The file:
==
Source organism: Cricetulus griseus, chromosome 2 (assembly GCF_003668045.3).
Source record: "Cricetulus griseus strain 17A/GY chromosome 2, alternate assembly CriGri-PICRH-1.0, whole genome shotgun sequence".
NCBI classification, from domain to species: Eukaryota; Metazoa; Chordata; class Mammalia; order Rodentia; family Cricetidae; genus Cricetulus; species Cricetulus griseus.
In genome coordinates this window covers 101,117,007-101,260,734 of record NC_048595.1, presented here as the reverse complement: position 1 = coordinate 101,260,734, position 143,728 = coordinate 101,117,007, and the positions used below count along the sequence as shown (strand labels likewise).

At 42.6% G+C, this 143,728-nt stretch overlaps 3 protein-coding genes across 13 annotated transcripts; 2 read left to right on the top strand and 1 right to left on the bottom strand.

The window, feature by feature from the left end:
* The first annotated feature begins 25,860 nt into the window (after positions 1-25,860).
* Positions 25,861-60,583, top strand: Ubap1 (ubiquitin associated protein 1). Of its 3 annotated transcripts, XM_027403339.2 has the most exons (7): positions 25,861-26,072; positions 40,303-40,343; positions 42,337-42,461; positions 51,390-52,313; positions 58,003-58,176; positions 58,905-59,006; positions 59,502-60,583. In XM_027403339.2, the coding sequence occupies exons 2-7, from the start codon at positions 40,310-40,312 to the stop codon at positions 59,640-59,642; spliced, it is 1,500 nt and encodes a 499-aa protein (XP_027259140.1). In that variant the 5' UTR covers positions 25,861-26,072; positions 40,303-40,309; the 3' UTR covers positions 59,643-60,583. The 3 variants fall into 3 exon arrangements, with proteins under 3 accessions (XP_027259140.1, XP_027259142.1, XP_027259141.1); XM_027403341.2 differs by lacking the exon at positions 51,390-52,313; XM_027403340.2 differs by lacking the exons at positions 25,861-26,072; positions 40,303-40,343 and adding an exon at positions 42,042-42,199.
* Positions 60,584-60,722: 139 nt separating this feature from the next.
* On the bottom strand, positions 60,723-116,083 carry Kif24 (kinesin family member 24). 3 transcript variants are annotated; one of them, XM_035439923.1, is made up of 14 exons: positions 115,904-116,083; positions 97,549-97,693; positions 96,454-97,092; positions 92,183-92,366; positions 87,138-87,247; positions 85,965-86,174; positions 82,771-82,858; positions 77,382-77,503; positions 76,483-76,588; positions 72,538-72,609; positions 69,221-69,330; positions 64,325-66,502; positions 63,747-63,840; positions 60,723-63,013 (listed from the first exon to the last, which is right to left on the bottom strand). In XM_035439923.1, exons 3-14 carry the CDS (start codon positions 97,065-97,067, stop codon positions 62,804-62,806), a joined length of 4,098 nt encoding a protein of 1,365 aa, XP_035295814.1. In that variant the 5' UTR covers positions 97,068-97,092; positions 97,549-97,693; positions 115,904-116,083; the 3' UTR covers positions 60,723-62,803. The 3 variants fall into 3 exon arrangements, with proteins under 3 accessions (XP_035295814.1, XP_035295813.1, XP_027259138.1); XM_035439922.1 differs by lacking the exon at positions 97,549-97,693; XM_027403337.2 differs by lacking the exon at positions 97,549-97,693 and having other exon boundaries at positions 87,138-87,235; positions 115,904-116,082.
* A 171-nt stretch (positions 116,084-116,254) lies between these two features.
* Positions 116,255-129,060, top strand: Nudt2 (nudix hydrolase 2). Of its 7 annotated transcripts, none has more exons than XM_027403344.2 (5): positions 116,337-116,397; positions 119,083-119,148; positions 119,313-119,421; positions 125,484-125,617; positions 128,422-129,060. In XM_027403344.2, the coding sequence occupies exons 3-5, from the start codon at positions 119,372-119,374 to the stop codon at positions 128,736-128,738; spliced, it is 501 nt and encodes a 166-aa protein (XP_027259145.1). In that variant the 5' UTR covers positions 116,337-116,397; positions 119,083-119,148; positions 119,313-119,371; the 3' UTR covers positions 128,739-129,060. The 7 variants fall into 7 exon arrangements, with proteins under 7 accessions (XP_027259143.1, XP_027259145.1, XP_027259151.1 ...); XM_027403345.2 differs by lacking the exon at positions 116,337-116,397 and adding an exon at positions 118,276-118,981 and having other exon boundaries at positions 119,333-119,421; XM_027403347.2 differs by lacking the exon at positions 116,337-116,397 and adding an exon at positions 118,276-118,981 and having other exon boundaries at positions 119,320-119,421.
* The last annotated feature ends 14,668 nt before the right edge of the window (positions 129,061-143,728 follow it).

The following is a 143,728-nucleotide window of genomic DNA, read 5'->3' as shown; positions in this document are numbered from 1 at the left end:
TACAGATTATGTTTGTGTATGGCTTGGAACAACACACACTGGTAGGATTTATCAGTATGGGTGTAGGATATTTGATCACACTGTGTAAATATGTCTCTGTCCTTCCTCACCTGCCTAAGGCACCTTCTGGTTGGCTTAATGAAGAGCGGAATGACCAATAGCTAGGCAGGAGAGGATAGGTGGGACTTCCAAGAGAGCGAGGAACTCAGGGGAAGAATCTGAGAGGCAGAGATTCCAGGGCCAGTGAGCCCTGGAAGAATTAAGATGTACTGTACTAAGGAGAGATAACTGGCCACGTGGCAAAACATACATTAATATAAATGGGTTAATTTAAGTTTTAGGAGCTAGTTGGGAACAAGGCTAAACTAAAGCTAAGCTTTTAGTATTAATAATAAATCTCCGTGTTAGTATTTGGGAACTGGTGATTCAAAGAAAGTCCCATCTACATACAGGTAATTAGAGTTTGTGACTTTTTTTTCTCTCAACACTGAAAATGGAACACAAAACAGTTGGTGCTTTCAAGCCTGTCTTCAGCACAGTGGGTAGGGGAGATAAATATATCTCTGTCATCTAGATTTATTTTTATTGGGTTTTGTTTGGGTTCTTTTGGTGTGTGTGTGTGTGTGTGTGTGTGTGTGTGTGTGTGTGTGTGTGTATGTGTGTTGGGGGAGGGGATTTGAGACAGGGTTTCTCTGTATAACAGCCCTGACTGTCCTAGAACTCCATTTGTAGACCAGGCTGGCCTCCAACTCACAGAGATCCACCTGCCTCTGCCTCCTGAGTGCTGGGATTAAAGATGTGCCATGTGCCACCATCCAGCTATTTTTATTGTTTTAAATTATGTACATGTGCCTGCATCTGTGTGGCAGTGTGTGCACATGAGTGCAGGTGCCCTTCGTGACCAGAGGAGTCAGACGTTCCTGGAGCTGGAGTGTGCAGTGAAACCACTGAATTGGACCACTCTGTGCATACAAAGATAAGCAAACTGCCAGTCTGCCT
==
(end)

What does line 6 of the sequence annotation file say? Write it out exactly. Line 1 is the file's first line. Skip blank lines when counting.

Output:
The window, feature by feature from the left end: